Unnoticed and Untracked
By Sayuni Masakorala
Lucrative ornamental and aquatic plant trade may earn the big bucks but is profit orientation more integral than the ecosystem components which sustain life, is a question that needs no pondering over. However the answer to this question may seem otherwise looking at the lapses in the execution of policies by stakeholders in tracking down potential aquatic and ornamental invasives which could pose a threat to our ecology.
Despite the fact that Invasive Alien Species ( IAS) issues are accepted as concerns to be dealt with urgently, sectoral policies and the central regulatory framework for minimising the risks posed by invasive species still remain uncoordinated, which acts as a visible setback in the execution of domestic laws.
Lucrative trade of invasives; ‘looks can be deceiving’
Though much attention is given to perceivable issues of large scale, issues associated with IAS are often given a blind eye associating such issues with less prominence. However, the gravity of invasive species is that they are naturally apt in adapting to any environment condition which eases the introduction to native biodiversity, making it quite a challenging issue as it could lead to native ‘ecological armageddon’.
IAS can be introduced to the environment naturally or most commonly due to human activities. The most mainstream trend patterns direct us to the ‘lucrative trade of ornamental and aquatic plants’ promulgating the spread of potential invasives.
The trade of ornamental and rare aquatic plant species has become a mainstream commercial venture today. Various eye catching aquatic plants and rare ornamental plants receive much demand in the import/export trade market. What lies covered under this facade is largely an unregulated business sphere which is often not pleasant;
as traders who are driven by commercial avarice are often seen turning to illegal methods in obtaining such species, with no awareness of the threat that these plants can pose if escaped into native environments. Despite trade of aquatic plants being prohibited and International Union for Conservation of Nature (IUCN) Red listed species being illegal, smuggling still continues unbeknownst to Government watchdogs, which is a serious concern.
The multi-stakeholder approach
IAS issues need to be dealt with a sense of urgency. However the regulatory framework for minimising the risks posed by IAS in Sri Lanka still remains underdeveloped and not well coordinated. In the Sri Lankan context, we are still able to observe the rapid spread of ornamental and aquatic invasive plants such as ‘Water Hyacinth and ‘Salvinia’ at an increasing rate. Realising the need for a multi-stakeholder driven process for effective management of such invasives through an early detection and rapid response system based on restoration, the ‘National Policy on Invasive Alien Species’ was adopted in 2016.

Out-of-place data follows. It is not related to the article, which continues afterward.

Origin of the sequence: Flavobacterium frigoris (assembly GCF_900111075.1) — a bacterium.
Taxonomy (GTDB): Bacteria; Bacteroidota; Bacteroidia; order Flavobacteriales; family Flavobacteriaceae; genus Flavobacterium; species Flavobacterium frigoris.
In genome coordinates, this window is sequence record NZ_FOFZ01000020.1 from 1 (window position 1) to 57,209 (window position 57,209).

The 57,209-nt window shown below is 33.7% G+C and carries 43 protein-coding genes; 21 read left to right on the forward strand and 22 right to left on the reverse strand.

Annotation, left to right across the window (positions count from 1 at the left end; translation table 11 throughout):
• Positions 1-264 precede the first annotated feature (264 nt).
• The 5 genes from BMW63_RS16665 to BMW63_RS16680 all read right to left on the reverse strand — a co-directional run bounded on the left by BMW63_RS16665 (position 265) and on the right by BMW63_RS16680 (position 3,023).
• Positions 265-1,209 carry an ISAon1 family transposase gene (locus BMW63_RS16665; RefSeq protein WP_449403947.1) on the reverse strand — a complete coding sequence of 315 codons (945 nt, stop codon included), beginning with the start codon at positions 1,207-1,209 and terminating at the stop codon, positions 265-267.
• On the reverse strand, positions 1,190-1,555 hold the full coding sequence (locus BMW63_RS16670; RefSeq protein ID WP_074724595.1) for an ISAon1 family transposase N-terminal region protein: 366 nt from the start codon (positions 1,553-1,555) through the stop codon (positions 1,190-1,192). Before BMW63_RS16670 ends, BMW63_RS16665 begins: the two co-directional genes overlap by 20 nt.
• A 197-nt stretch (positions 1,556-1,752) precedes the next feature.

To find out whether the national policy and the laws implemented have been effective over the past few years especially with regards to the increasing trend of importation of ornamental and aquatic plants, we spoke to Director, Biodiversity Secretariat, Ministry of Environment, R.H.M.P Abeykoon. He said, “Under the National Policy on Invasives we consider ‘all’ potential invasives which could have the possibility of adopting the ‘invasive’ status in the future. Thus, the policy does not scrutinise specific plant groups alone, such as ornamental aquatic plants, as it caters to all plant groups. However, considering the growth in such industries, there needs to be more attention paid with regards to ornamental invasives.
“The national policy centralises all relevant stakeholders and we spearhead ‘IAS Cell Units’ comprising specialist representatives dealing with invasive species’ issues. A permit is required to import any new plant species for commercial or scientific purposes. Further headed by the ministry, relevant stakeholders are required to abide by ‘Risk Assessment Protocols’ which comprise ‘Pre-Entry Risk Assessments’ and ‘Post-Entry Risk Assessments’.
Pre-entry risk assessments are conducted for newly imported plant species based on research findings. Post- entry risk assessments on the other hand are conducted to identify invasives which have already inhabited the native environment. Factors such as population density, distribution and socio- economic impact on the surrounding environment are considered in evaluating their level of invasiveness.”
When inquired about the post-risk assessments with regards to common aquatic and ornamental invasives such as Water Hyacinth (Japan Jabara) and Prosopis Juliflora (Kalapu Andara) he stated that the Irrigation Department alongside the Mahaweli Development Project engages in restorative efforts at coastal rehabilitation and that they plan on conducting post-risk assessments once every five years considering the knowledge and techniques that need to be updated on new invasive species.
Effectiveness of sectoral policies
Speaking with us Director, Seed Certification and Plant Protection Centre, Dr. Dayani Perera, spoke on the role of the Agriculture Department on curbing this newly emerging threat. “Before the importation of plants, planting materials or plant products, it is necessary to obtain a plant importation permit from the National Plant Quarantine Service (NPQS) of the Department of Agriculture.